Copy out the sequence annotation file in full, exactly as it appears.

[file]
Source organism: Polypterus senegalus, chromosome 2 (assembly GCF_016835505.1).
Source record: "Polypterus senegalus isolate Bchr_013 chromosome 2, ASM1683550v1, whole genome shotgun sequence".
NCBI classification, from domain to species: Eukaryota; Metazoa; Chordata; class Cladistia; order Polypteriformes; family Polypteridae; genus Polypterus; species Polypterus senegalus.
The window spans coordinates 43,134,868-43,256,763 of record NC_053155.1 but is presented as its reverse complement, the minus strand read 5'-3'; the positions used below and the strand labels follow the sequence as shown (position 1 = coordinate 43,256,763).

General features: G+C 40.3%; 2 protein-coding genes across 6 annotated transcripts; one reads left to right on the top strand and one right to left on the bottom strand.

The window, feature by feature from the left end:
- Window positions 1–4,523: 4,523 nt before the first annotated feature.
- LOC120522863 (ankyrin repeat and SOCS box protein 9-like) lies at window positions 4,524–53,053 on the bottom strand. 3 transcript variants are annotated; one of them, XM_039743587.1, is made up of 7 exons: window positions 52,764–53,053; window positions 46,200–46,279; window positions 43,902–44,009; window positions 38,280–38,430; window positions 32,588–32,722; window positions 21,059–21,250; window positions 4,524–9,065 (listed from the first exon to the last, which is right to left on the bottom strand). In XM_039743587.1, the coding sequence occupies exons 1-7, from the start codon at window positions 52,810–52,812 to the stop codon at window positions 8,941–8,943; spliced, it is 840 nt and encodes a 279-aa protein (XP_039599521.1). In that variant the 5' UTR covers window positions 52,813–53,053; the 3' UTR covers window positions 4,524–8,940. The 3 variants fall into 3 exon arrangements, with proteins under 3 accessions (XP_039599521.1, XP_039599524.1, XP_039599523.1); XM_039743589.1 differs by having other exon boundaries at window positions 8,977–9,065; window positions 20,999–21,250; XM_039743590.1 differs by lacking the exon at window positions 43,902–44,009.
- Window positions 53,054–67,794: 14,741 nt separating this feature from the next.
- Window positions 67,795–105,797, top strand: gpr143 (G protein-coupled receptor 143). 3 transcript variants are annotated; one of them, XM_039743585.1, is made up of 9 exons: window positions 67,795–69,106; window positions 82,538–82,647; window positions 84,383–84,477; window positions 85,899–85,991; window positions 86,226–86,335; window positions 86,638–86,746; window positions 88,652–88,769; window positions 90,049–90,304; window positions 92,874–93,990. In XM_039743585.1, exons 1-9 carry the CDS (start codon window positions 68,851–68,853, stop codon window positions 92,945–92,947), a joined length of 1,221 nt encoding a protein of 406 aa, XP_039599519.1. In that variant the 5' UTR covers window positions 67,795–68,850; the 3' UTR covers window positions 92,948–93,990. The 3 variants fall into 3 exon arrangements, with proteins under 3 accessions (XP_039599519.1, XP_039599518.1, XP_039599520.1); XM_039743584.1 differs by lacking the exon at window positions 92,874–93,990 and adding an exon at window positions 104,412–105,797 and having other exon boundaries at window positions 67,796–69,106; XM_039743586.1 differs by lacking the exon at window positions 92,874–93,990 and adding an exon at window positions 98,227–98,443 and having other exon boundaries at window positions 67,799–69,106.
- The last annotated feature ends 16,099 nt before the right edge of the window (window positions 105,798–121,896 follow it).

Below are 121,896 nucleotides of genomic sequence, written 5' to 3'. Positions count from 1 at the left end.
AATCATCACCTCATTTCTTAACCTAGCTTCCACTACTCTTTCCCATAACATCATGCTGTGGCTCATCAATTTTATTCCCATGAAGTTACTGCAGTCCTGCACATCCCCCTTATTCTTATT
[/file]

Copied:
Source organism: Polypterus senegalus, chromosome 2 (assembly GCF_016835505.1).
Source record: "Polypterus senegalus isolate Bchr_013 chromosome 2, ASM1683550v1, whole genome shotgun sequence".
NCBI classification, from domain to species: Eukaryota; Metazoa; Chordata; class Cladistia; order Polypteriformes; family Polypteridae; genus Polypterus; species Polypterus senegalus.
The window spans coordinates 43,134,868-43,256,763 of record NC_053155.1 but is presented as its reverse complement, the minus strand read 5'-3'; the positions used below and the strand labels follow the sequence as shown (position 1 = coordinate 43,256,763).

General features: G+C 40.3%; 2 protein-coding genes across 6 annotated transcripts; one reads left to right on the top strand and one right to left on the bottom strand.

The window, feature by feature from the left end:
- Window positions 1–4,523: 4,523 nt before the first annotated feature.
- LOC120522863 (ankyrin repeat and SOCS box protein 9-like) lies at window positions 4,524–53,053 on the bottom strand. 3 transcript variants are annotated; one of them, XM_039743587.1, is made up of 7 exons: window positions 52,764–53,053; window positions 46,200–46,279; window positions 43,902–44,009; window positions 38,280–38,430; window positions 32,588–32,722; window positions 21,059–21,250; window positions 4,524–9,065 (listed from the first exon to the last, which is right to left on the bottom strand). In XM_039743587.1, the coding sequence occupies exons 1-7, from the start codon at window positions 52,810–52,812 to the stop codon at window positions 8,941–8,943; spliced, it is 840 nt and encodes a 279-aa protein (XP_039599521.1). In that variant the 5' UTR covers window positions 52,813–53,053; the 3' UTR covers window positions 4,524–8,940. The 3 variants fall into 3 exon arrangements, with proteins under 3 accessions (XP_039599521.1, XP_039599524.1, XP_039599523.1); XM_039743589.1 differs by having other exon boundaries at window positions 8,977–9,065; window positions 20,999–21,250; XM_039743590.1 differs by lacking the exon at window positions 43,902–44,009.
- Window positions 53,054–67,794: 14,741 nt separating this feature from the next.
- Window positions 67,795–105,797, top strand: gpr143 (G protein-coupled receptor 143). 3 transcript variants are annotated; one of them, XM_039743585.1, is made up of 9 exons: window positions 67,795–69,106; window positions 82,538–82,647; window positions 84,383–84,477; window positions 85,899–85,991; window positions 86,226–86,335; window positions 86,638–86,746; window positions 88,652–88,769; window positions 90,049–90,304; window positions 92,874–93,990. In XM_039743585.1, exons 1-9 carry the CDS (start codon window positions 68,851–68,853, stop codon window positions 92,945–92,947), a joined length of 1,221 nt encoding a protein of 406 aa, XP_039599519.1. In that variant the 5' UTR covers window positions 67,795–68,850; the 3' UTR covers window positions 92,948–93,990. The 3 variants fall into 3 exon arrangements, with proteins under 3 accessions (XP_039599519.1, XP_039599518.1, XP_039599520.1); XM_039743584.1 differs by lacking the exon at window positions 92,874–93,990 and adding an exon at window positions 104,412–105,797 and having other exon boundaries at window positions 67,796–69,106; XM_039743586.1 differs by lacking the exon at window positions 92,874–93,990 and adding an exon at window positions 98,227–98,443 and having other exon boundaries at window positions 67,799–69,106.
- The last annotated feature ends 16,099 nt before the right edge of the window (window positions 105,798–121,896 follow it).

Below are 121,896 nucleotides of genomic sequence, written 5' to 3'. Positions count from 1 at the left end.
AATCATCACCTCATTTCTTAACCTAGCTTCCACTACTCTTTCCCATAACATCATGCTGTGGCTCATCAATTTTATTCCCATGAAGTTACTGCAGTCCTGCACATCCCCCTTATTCTTATT